Home' Traveller : Scoop Traveller WA 021 Contents BUNBURY
There is great shopping in the city, as well as big shopping centres
further afield. On the culinary front, with more than 80 cafes and
restaurants, you’ll definitely find something to take your fancy.
Marlston Waterfront | From good coffee to up-market dining, the
Marlston Waterfront is a great eating destination. Try the micro-
brewery, or simply buy an ice-cream and just wander along the
boardwalk. The view over the bay on a sunny day is spectacular,
even more so at night with the lights sparkling over the water.
Victoria Street | Dubbed the Cappuccino Strip, there is great
debate among the locals as to whose coffee is best (although the
establishment on the corner of Stirling Street is getting plenty of
votes). Starting there and strolling down to Clifton Street you’ll
pass the Brother and Sister sculpture by Russell Sheridan on the
roundabout at Wellington Street, and The Gateway by Mary Knott
on the Symmons Street roundabout. As you wander along you’ll
pass a couple of great gourmet food outlets. One even has game
in the freezer. You’ll find banks, bakers, curiosities, cafes and
homeware shops. You might even think you’ve been transported
to a Middle Eastern bazaar after seeing the amazing shop halfway
between Symmons and Wellington Streets.
Centrepoint Shopping Centre on Haley Street | Major supermarkets,
department-store shopping, electronic games, cafes and a chemist.
Stirling Centre on Stephen Street | Fashion, home, hair and beauty.
Bunbury Forum on Sandridge Road | About 3km from the city
centre, this houses two major supermarkets, and a big discount
department store, along with another 52 shops including popular
fashion, food and gift shops.
he nexus of city, country
and sea, in Bunbury you
can sip a cappuccino at a
cafe while the kids play
on the beach just metres away.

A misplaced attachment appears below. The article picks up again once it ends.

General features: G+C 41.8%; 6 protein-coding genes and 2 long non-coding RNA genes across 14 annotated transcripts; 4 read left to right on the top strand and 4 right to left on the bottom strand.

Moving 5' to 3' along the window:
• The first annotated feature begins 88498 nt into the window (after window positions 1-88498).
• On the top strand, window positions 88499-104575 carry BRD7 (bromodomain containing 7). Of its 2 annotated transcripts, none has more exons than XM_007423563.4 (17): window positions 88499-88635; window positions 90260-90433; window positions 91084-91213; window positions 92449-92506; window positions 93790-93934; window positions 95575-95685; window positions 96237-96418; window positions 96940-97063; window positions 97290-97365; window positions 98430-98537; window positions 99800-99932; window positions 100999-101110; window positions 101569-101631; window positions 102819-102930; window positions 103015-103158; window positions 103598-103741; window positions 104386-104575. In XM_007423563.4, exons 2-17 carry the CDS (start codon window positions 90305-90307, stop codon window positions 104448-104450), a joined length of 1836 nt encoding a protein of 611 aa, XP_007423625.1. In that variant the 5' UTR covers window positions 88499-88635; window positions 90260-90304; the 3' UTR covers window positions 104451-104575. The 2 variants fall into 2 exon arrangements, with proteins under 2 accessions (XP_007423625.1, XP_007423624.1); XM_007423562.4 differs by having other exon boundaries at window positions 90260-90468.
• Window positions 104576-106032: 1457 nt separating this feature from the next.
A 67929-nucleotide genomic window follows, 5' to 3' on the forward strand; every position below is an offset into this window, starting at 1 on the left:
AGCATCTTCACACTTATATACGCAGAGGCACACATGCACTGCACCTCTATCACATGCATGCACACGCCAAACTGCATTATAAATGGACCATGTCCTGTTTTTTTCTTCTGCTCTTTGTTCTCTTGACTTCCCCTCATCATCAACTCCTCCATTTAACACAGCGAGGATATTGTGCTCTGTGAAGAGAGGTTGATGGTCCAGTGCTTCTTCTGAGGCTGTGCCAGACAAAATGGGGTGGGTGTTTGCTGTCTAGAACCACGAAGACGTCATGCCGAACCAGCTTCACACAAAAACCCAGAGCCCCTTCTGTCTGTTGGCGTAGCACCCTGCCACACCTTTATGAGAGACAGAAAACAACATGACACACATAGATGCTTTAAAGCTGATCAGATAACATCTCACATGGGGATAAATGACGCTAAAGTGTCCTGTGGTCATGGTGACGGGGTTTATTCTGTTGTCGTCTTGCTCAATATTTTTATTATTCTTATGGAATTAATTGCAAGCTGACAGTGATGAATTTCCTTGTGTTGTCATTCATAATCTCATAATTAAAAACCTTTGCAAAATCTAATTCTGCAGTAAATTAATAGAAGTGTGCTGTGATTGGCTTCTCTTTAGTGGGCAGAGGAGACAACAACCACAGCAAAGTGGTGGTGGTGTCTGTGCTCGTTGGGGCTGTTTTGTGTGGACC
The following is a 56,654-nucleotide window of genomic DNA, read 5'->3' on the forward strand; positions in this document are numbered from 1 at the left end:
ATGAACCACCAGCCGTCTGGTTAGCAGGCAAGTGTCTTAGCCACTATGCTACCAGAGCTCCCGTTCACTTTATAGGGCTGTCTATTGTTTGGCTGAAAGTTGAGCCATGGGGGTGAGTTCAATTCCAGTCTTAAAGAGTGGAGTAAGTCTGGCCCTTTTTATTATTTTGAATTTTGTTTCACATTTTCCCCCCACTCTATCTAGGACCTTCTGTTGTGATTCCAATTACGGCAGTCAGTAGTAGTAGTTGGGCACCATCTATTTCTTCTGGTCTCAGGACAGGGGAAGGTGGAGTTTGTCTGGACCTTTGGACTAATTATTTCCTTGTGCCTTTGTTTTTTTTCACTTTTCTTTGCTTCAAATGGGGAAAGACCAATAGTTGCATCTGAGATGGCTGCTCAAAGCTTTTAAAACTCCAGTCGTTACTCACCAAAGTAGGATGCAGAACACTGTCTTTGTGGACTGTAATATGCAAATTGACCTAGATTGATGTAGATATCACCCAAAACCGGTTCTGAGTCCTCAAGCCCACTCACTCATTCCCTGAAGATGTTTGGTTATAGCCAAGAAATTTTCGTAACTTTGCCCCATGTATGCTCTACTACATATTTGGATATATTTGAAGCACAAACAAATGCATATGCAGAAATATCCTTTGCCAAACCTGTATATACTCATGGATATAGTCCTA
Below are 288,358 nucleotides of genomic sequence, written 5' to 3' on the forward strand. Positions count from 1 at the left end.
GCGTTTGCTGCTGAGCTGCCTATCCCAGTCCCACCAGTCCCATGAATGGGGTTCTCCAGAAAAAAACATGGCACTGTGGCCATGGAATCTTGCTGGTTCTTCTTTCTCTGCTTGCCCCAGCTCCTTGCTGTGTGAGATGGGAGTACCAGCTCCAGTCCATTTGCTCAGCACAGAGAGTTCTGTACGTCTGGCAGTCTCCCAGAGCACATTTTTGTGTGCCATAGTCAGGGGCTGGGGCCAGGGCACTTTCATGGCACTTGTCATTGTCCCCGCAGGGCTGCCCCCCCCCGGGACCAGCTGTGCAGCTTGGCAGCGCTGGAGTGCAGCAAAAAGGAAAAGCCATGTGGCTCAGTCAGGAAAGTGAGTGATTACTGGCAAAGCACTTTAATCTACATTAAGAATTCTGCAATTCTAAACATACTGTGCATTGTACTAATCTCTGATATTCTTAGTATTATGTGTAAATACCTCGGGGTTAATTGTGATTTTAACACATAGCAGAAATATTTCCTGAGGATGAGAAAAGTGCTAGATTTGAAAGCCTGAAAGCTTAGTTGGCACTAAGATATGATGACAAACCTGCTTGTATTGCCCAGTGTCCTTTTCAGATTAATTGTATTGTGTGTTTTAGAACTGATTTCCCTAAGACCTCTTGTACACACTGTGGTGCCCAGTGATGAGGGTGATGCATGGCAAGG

Sometimes called the City of Three
Waters, Bunbury is surrounded on
three sides by tranquil Koombana
Bay, Leschenault Inlet and the
Indian Ocean, and the town’s
seafaring history is everywhere. Let
the kids discover real shipwrecks
from the wild days of sailing in
Koombana Bay. Get up close and
personal with dolphins in the bay
or meet furry fauna at the wildlife
park at Big Swamp Reserve. Dive
the Lena wreck, 3km off the coast
or wander through prehistoric
white mangroves on the inlet.
Art and culture lovers can take
in a show at the Entertainment
Centre, or the largest (and only)
A-class regional gallery in the state,
and follow the trail of public art
sculpture as you wander through
the town. Enjoy a pub lunch in an
historic hotel in the centre of town,
or head for the new waterfront
eateries where fine food meets
fish and chips. Stay in luxury in a
swanky new hotel, a quaint B&B or
budget holiday park. Wherever you
are, you’ll be close to everything.
Drive | Just two hours from Perth via Forrest Highway, Old Coast Road
and the Australind Bypass. The South Western Highway route takes a
little longer, but there’s more to see along the way.
THE NAVIGATORS | This
stainless steel sculpture by Jon
Tarry is on display at the
roundabout of Koombana Drive
and Wellington Street
ST PATRICK’S CATHEDRAL |
Destroyed by a storm in 2005 this
has now been rebuilt with stunning
stained glass created by renowned
artist Robert Juniper
Train | The Australind travels twice daily each way from Perth to
Bunbury in an all-stops journey of two hours and 30 minutes. It might
take a bit longer than going by car, but it’s a lot easier.
The interaction zone at the
Dolphin Discovery Centre
Look for shipwrecks
Play golf on Pelican Point
Walk through ancient mangroves
Big Swamp wetlands
Coffee in Victoria Street
Wednesday night sailing on
St Patrick’s Cathedral
Citified comfort meets country hospitality in this
bustling seaside city, especially in summer
Photography City of Bunbury.
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150 Scoop Traveller January - June 2012
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